Latin America’s ‘golden decade’ at the start of the century was powered by Chinese demand for every commodity going. From Peruvian gold to Argentina soybean – China wanted it all. The booming exports – both prices and volumes increased – gave Latin American countries a welcome trade surplus, allowing their governments to improve their macroeconomic standing. It also led to a surge in foreign direct investment, as investors from around the world rushed to get new commodity projects going.
For a few years now that trade has been in reverse. Mining was one of the first to get hit, with metals such as copper and gold falling since 2011. That affected some – for example Chile – more than others but the overall impact on the region was mitigated by buoyant oil and agricultural prices. Now they too have fallen, placing more pressure on Latin American economies.
One of the best indicators is the local currencies. As of mid-August, the Brazil real lost 33% of its value relative to the dollar, the Mexican peso dropped by 19%, the Colombian peso by 35%, and the Argentine peso by 10%. Latin American equity and fixed income markets have also taken a beating this year as investor sentiment has turned negative on the region. And, perhaps most worrying of all, economic growth rates are also in a slump. The average GDP growth for the region is expected to come in at around 1% this year, down from around 5% per annum during the height of the ‘golden decade’.
Not all doom and gloom
Of course, while China’s stockmarket may be dominating this week’s newspapers the reverse of the commodity trade has been affecting Latin America for a few years now. So a lot of the bad news may already be in the price. Moreover, the current slowdown in projects means more competitive terms for investors with the cash and the guts to commit now. This is seen in the private sector, where valuations of everything from real estate to companies, are starting to look more reasonable. But it’s also evident in the public sector, where governments from Brazil to Ecuador have opted for a more investor-friendly approach to attract international capital.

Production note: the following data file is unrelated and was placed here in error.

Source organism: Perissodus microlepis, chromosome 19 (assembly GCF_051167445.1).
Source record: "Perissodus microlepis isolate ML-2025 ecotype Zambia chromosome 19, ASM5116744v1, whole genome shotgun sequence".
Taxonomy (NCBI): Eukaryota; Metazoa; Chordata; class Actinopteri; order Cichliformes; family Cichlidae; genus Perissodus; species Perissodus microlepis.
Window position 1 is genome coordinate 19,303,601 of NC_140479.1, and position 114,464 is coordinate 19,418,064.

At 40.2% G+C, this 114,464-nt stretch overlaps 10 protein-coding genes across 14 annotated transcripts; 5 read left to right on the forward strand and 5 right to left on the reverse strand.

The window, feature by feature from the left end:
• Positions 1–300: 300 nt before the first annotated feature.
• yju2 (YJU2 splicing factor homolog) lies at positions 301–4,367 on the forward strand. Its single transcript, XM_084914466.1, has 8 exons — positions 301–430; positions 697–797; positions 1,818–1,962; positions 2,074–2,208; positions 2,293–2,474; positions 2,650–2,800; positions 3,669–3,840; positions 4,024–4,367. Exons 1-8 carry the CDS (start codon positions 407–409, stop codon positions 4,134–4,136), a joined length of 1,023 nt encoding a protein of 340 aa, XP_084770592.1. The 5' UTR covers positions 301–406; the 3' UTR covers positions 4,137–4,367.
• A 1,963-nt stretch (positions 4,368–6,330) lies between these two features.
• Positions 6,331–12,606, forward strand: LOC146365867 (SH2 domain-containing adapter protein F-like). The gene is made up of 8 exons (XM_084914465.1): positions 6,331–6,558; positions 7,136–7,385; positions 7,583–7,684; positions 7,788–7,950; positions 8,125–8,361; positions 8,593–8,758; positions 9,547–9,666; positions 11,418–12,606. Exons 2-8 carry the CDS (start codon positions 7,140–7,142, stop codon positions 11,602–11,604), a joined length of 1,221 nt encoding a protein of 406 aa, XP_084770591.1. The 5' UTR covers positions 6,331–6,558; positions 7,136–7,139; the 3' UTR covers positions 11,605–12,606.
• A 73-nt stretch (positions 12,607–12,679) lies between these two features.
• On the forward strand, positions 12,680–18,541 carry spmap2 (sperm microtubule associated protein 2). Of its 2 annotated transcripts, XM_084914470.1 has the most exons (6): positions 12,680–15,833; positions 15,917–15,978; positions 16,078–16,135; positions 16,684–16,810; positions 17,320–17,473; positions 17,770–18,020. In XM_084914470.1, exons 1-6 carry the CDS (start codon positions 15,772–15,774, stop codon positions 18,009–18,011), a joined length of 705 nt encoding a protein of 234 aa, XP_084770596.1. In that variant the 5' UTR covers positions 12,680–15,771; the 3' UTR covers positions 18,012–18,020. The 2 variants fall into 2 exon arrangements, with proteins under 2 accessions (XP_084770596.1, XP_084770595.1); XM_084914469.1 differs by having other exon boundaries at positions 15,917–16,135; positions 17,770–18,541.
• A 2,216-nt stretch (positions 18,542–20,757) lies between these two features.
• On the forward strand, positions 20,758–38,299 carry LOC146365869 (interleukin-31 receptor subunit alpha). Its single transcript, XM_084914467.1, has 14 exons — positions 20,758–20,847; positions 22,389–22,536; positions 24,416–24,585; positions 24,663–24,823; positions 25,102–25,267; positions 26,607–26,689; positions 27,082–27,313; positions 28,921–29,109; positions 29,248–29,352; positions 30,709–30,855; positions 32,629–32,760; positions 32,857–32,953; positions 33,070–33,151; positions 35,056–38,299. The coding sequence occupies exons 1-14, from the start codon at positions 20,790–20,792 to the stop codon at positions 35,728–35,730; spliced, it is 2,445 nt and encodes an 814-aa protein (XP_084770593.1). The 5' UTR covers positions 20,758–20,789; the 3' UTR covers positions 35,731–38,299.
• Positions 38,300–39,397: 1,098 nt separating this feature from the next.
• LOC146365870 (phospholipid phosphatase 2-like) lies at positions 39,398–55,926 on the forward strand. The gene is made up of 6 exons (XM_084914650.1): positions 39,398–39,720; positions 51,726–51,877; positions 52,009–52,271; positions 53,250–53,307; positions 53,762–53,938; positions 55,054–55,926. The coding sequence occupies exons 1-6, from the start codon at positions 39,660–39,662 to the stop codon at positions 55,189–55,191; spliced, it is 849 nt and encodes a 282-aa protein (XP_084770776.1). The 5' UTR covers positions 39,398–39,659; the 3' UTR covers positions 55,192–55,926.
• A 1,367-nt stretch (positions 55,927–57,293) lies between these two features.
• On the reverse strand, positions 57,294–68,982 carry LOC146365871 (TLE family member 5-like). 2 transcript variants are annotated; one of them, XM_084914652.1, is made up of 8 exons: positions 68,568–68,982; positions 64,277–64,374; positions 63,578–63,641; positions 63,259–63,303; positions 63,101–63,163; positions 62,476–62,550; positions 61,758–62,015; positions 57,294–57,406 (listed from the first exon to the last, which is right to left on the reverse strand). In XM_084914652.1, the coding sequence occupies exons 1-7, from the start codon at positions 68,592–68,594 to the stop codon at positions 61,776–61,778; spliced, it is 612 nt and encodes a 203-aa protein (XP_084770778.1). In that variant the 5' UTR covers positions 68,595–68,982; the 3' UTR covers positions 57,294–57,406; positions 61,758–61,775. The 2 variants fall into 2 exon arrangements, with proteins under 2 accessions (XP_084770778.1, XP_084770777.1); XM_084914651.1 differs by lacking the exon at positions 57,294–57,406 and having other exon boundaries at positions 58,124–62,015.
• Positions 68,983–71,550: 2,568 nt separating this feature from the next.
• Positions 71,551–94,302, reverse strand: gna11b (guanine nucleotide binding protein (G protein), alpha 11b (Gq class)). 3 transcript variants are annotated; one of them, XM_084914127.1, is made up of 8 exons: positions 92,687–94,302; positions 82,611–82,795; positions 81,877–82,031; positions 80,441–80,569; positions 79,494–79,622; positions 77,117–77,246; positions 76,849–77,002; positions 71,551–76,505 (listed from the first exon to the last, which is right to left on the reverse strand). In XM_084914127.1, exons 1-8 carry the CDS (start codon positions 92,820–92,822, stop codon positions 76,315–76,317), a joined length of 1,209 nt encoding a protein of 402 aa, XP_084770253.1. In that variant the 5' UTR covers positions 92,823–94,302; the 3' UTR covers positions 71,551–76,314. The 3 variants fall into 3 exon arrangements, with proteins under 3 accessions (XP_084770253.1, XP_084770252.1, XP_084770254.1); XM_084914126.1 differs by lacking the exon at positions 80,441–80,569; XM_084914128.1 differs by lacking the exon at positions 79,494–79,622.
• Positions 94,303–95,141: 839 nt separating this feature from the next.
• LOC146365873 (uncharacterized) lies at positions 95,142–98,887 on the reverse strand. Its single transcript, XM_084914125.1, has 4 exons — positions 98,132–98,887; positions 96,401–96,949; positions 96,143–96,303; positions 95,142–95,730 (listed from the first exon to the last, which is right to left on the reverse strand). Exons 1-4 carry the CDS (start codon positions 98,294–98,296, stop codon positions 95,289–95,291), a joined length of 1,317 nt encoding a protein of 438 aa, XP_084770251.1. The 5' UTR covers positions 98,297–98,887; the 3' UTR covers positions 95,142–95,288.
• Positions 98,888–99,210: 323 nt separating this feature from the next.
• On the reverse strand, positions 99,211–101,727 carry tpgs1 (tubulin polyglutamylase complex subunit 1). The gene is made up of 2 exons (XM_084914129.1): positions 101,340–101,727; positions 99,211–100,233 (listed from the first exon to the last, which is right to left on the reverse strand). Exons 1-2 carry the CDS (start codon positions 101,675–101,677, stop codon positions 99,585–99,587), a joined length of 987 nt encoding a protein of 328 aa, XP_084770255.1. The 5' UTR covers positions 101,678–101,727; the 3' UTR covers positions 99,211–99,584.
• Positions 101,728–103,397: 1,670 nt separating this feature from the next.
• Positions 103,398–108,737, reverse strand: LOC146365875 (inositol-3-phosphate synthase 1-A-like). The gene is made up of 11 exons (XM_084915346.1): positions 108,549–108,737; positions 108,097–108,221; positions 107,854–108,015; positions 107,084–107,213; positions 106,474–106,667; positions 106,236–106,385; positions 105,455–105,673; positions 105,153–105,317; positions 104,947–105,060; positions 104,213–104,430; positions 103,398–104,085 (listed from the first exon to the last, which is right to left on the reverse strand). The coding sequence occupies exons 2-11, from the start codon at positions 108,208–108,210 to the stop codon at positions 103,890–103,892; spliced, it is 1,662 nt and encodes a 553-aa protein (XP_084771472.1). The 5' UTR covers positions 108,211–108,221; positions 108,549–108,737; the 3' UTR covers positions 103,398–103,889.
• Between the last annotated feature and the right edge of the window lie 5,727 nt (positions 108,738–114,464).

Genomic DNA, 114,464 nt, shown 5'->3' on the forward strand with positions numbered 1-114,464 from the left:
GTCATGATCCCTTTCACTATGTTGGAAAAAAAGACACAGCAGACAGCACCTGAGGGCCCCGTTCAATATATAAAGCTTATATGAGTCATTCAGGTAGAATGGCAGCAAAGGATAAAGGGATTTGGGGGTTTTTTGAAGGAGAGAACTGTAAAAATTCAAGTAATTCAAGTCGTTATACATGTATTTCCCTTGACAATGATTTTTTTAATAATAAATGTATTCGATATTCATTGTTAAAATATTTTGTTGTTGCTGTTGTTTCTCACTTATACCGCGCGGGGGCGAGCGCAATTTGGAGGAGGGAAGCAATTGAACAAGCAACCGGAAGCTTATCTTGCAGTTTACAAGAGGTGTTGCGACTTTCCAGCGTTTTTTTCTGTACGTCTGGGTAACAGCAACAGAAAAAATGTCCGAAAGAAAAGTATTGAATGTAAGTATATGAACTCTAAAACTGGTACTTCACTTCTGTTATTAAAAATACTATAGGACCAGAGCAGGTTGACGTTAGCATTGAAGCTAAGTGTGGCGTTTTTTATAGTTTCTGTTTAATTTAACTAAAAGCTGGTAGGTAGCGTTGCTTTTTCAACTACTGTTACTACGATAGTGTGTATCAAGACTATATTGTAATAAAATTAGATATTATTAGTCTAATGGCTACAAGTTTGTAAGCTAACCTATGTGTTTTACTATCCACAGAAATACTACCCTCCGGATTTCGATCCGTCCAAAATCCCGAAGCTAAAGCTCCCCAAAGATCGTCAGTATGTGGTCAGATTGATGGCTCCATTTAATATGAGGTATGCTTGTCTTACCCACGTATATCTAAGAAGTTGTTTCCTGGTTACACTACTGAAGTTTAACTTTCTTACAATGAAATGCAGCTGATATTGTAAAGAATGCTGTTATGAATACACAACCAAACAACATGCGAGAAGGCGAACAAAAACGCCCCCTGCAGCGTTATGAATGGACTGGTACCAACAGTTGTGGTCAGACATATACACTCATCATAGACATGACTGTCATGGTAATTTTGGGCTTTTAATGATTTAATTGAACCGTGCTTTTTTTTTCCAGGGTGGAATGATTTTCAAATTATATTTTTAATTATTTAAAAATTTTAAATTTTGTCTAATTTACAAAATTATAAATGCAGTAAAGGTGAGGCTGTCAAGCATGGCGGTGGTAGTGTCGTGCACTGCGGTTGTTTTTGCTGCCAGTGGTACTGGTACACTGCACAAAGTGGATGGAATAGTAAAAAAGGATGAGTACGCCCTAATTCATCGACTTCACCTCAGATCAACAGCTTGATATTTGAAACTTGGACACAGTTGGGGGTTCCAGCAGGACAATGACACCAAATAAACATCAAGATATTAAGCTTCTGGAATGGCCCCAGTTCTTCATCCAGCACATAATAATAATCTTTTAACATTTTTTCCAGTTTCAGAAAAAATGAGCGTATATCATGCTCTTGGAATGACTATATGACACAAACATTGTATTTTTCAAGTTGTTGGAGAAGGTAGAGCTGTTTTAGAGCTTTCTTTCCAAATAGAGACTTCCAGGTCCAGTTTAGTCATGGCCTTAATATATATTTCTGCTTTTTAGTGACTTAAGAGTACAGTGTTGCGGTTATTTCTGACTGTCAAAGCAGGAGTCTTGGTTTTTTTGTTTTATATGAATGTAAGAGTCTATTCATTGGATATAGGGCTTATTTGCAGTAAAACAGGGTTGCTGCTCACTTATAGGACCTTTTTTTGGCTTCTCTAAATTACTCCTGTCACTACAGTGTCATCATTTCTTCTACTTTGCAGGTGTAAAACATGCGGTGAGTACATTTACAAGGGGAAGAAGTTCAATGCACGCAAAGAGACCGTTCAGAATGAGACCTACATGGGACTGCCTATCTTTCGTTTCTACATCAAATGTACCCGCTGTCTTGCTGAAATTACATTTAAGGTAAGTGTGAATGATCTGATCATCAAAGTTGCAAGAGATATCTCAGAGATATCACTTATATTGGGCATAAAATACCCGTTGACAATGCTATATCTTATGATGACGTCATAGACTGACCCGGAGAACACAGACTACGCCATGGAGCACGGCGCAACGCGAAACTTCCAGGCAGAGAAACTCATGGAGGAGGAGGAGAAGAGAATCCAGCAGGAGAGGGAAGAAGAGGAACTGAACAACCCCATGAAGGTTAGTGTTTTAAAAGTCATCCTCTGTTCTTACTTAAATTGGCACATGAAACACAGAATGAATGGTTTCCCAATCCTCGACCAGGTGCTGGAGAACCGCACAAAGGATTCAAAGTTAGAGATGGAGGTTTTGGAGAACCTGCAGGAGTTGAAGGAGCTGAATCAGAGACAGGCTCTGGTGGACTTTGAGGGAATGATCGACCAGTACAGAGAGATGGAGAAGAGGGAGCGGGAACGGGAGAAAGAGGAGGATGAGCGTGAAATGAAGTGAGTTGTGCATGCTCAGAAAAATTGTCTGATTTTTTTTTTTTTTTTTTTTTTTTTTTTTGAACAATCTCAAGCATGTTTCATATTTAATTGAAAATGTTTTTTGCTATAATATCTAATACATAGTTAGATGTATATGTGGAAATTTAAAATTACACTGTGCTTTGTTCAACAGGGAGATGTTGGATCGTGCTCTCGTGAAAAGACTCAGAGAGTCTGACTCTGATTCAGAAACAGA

And while the worst is far from over, there are signs of some silver linings emerging in some Latin American economies. Neil Shearing, chief emerging markets economist at Capital Economics, notes that “much of the recent gloom about Latin America has overshadowed early signs in the data that weaker currencies are starting to improve trade positions in the region.” The fact is, Latin America’s manufacturers were hobbled by the strong commodity-backed currencies. Now they have a bit of breathing space, helping to bring some much-needed rebalancing to some of these economies.
Of course the final piece in the puzzle lies thousands of miles away in Beijing. It’s hard to predict just how severe the Chinese slowdown will be – after all, history is littered with stockmarket collapses that had no effect on the ‘real’ economy. But so far Latin America has proved that it can ride out the China slowdown, which in itself is an achievement because it shows how far the region’s economies have come since previous crises.